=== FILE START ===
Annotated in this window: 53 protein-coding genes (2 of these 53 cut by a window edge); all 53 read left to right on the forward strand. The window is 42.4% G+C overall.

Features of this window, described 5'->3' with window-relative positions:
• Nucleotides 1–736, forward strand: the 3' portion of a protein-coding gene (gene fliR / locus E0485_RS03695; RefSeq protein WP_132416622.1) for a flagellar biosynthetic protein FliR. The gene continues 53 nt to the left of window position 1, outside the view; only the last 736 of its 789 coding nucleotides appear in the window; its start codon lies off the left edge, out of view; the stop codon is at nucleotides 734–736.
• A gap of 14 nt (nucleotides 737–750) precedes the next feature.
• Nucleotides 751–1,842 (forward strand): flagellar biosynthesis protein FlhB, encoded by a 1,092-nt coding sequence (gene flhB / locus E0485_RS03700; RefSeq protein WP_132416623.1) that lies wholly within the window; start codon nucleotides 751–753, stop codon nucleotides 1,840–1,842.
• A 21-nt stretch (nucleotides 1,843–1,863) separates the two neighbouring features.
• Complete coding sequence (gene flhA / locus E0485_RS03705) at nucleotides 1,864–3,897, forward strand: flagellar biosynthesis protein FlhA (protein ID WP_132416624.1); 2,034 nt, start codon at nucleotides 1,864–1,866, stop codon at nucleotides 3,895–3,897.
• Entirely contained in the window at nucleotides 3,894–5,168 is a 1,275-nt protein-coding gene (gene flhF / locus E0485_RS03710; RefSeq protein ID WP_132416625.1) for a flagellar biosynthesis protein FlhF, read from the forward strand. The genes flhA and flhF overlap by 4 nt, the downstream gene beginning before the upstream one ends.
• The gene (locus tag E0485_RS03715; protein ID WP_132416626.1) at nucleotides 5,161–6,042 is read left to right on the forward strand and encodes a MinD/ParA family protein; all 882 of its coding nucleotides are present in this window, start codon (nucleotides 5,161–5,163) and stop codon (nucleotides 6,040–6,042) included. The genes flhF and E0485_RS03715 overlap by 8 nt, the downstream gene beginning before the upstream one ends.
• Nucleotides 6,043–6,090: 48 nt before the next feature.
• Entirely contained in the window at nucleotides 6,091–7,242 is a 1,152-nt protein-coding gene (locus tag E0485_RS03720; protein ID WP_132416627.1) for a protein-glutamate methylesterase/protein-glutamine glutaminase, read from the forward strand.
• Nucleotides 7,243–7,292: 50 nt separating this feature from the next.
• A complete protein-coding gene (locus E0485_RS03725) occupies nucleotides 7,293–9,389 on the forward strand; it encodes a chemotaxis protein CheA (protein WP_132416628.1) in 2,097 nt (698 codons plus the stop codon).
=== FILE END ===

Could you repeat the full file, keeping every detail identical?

Annotated in this window: 53 protein-coding genes (2 of these 53 cut by a window edge); all 53 read left to right on the forward strand. The window is 42.4% G+C overall.

Features of this window, described 5'->3' with window-relative positions:
• Nucleotides 1–736, forward strand: the 3' portion of a protein-coding gene (gene fliR / locus E0485_RS03695; RefSeq protein WP_132416622.1) for a flagellar biosynthetic protein FliR. The gene continues 53 nt to the left of window position 1, outside the view; only the last 736 of its 789 coding nucleotides appear in the window; its start codon lies off the left edge, out of view; the stop codon is at nucleotides 734–736.
• A gap of 14 nt (nucleotides 737–750) precedes the next feature.
• Nucleotides 751–1,842 (forward strand): flagellar biosynthesis protein FlhB, encoded by a 1,092-nt coding sequence (gene flhB / locus E0485_RS03700; RefSeq protein WP_132416623.1) that lies wholly within the window; start codon nucleotides 751–753, stop codon nucleotides 1,840–1,842.
• A 21-nt stretch (nucleotides 1,843–1,863) separates the two neighbouring features.
• Complete coding sequence (gene flhA / locus E0485_RS03705) at nucleotides 1,864–3,897, forward strand: flagellar biosynthesis protein FlhA (protein ID WP_132416624.1); 2,034 nt, start codon at nucleotides 1,864–1,866, stop codon at nucleotides 3,895–3,897.
• Entirely contained in the window at nucleotides 3,894–5,168 is a 1,275-nt protein-coding gene (gene flhF / locus E0485_RS03710; RefSeq protein ID WP_132416625.1) for a flagellar biosynthesis protein FlhF, read from the forward strand. The genes flhA and flhF overlap by 4 nt, the downstream gene beginning before the upstream one ends.
• The gene (locus tag E0485_RS03715; protein ID WP_132416626.1) at nucleotides 5,161–6,042 is read left to right on the forward strand and encodes a MinD/ParA family protein; all 882 of its coding nucleotides are present in this window, start codon (nucleotides 5,161–5,163) and stop codon (nucleotides 6,040–6,042) included. The genes flhF and E0485_RS03715 overlap by 8 nt, the downstream gene beginning before the upstream one ends.
• Nucleotides 6,043–6,090: 48 nt before the next feature.
• Entirely contained in the window at nucleotides 6,091–7,242 is a 1,152-nt protein-coding gene (locus tag E0485_RS03720; protein ID WP_132416627.1) for a protein-glutamate methylesterase/protein-glutamine glutaminase, read from the forward strand.
• Nucleotides 7,243–7,292: 50 nt separating this feature from the next.
• A complete protein-coding gene (locus E0485_RS03725) occupies nucleotides 7,293–9,389 on the forward strand; it encodes a chemotaxis protein CheA (protein WP_132416628.1) in 2,097 nt (698 codons plus the stop codon).